Wire from the Bunker: Gordon Lightfoot RIP
I was pretty late in terms of appreciating Gordon Lightfoot’s music so I suppose it makes some sort of sense that I am tardily acknowledging his passing back in May of this year. See, as a misguided youth, I had fallen deep deep under the sway of Mssrs Costello, Strummer, and Parker and, somehow, thought that Lightfoot was a wimp undeserving of my pretend punkish attention. Reading Lester Bangs’ “James Taylor Marked For Death” piece in Cream certainly didn’t help: I associated Lightfoot with the same socal Lenny Waronker string laden productions that characterized and arguably sunk so much of 70s singer-songwriter fare, including that of ole Sweet Baby James.
Sure, I worshipped Dylan but he was a different kind of singer-songwriter. There was a certain edge to his voice and songs that set him apart. This is probably apocryphal but legend has it that at a party in London in 1978, Sid Vicious called Dylan “Bob Dildo” to his face and then pulled a knife on him. Dylan – apparently quite the boxing gym rat – put up his dukes and easily backed the Pistol down. You get my point.
But, boy, was I wrong about Lightfoot! I should have known better as Bob himself had covered him and once said of his Canadian counterpart’s songs that, when he listened to them, his overriding wish was that they would go on forever. High praise. But the truth is that I didn’t get Gord until sometime in the nineties and I really owe it to two sources who were hitting me really hard at the time: Tony Rice and Go To Blazes who I’ve written about at length here https://phawker.com/2021/02/10/wire-from-the-bunker-tony-rice-rip/ and here https://phawker.com/2020/06/10/wire-from-the-bunker-meet-go-to-blazes/. See below for a taste of the Rice and GTB covers that set me straight.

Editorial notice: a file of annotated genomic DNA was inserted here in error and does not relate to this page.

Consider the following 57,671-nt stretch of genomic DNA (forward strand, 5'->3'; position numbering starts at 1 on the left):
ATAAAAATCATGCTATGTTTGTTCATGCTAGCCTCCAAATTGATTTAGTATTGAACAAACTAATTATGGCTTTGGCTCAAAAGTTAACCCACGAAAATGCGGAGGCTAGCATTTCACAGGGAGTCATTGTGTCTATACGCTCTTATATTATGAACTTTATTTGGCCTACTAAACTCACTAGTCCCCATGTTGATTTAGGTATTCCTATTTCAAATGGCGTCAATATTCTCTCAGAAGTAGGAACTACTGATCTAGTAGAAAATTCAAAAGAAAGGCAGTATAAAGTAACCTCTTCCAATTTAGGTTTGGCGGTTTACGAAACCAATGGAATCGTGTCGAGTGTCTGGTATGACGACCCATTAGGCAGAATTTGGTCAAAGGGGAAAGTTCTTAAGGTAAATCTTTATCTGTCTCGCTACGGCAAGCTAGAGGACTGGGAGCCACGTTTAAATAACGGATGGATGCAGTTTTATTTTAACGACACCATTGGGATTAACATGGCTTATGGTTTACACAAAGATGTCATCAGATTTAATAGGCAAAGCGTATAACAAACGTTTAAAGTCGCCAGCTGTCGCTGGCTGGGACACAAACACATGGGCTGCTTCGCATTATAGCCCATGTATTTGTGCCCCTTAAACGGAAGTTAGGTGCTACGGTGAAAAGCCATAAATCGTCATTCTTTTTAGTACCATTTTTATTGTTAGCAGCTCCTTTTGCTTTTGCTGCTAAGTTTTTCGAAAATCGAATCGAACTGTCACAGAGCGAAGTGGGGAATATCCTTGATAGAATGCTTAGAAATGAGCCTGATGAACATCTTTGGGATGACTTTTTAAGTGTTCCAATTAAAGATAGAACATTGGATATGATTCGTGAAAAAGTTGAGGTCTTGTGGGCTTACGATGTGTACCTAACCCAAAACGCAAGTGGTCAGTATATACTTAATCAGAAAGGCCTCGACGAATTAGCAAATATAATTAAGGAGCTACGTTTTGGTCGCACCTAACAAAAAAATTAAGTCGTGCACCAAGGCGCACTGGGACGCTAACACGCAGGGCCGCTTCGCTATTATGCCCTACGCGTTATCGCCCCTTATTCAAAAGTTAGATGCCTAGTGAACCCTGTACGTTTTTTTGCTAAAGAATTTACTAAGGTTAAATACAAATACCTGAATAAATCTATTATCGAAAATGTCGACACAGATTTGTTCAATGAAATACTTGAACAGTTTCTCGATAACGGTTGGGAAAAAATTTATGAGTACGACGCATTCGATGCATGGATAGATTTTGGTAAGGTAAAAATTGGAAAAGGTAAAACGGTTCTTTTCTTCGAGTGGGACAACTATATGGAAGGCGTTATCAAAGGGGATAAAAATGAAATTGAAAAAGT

In any case, once I got into the ‘foot, I got deep into him (as I do). There was a great used record store in Ardmore called Plastic Fantastic and, in a matter of months, I procured almost the entire Lightfoot catalogue. I was soon checking out Gord at the old Valley Forge Music Fair. Even on that silly spinning stage, he was undeniable: tough and sweet at the same time, a rare combination. Later, I saw Gord at the Keswick and, by that time, his impossibly deep sound was somewhat diminished. Still, when they announced before the show that there were free tickets to an upcoming Lightfoot performance in AC taped beneath several seats in the auditorium, I nearly knocked over a geriatric as I checked under several neighboring seats. Alas, I didn’t find the prize but my enthusiasm was genuine.
I am delighted to announce that GTB’s guitarist, Tom Heyman, will be joining John Train at our final Fall Happy Hour this coming Friday. Tom’s new album 24th Street Blues is a doozy and he himself has called it Maximum Lightfoot.
So to celebrate Tom’s appearance and in acknowledgement of the great Gordon Lightfoot, I offer up the following >>>